For a witty and reflective look at the joys and oys of teenage inter-dating, check out Goy Crazy by Melissa Schorr. This novel tells the story of a Jewish teenage girl named Rachel Lowenstein who falls for Luke Christensen, star of the St. Joseph’s prep basketball team and a “goy”. She meets him, believe it or not, at her brother’s Bar Mitzvah (the above excerpt comes from this first encounter). The book deserves praise for its vivid and entertaining portrayal of the plethora of issues involved in inter-dating. The story is told from the perspective of the Jewish teenage girl, and it is surely a great read for female young adults in similar situations and for parents who are trying to better understand their children and their choices. Additionally, the book could serve as an excellent starting point for discussions with teenagers about interfaith dating.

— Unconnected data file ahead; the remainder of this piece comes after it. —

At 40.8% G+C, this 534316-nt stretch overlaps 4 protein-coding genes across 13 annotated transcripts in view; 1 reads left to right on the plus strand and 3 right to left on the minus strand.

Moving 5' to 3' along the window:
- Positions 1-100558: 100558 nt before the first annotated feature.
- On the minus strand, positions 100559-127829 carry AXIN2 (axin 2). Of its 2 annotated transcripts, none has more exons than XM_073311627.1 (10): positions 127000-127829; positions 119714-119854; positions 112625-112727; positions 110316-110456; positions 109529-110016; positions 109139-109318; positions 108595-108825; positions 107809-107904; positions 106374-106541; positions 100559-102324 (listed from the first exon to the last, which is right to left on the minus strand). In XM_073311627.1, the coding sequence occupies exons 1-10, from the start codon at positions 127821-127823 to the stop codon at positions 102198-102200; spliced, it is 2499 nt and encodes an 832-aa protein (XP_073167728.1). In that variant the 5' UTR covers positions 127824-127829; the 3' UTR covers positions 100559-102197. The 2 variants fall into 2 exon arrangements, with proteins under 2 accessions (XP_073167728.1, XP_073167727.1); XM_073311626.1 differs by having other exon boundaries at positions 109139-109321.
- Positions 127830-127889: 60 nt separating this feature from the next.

However, the book also brings up a number of issues related to the use of language. JOI is a strong advocate for welcoming and inclusive language. Although we are aware that others may not agree, we find the use of the word “goy” offensive. The Dallas Morning News book review, which is featured on Goy Crazy’s website states, “Despite what some people think, ‘goy’ is no slur. It’s really just a Hebrew word for ‘people.’” While some may view “goy” merely as an impartial Hebrew word, others are keenly aware of the negative connotations associated with the word. Considering the fact that there are both Jews and non-Jews in our communities who find the word “goy” offensive, we at JOI feel strongly that the most sensitive and welcoming thing to do is to eliminate the word from our usage. Also relevant to the topic of language is that Schorr’s use of words such as “yentas” (women who talk and gossip a lot) and “bubbulah” (an affectionate way of referring to someone) make the book a harder read for those unfamiliar with Yiddish.
In all, though, it’s worth overcoming Schorr’s use of the word “goy” and her lack of explanation for various Yiddish terms to appreciate her book for its insight into the teenage inter-dating experience.
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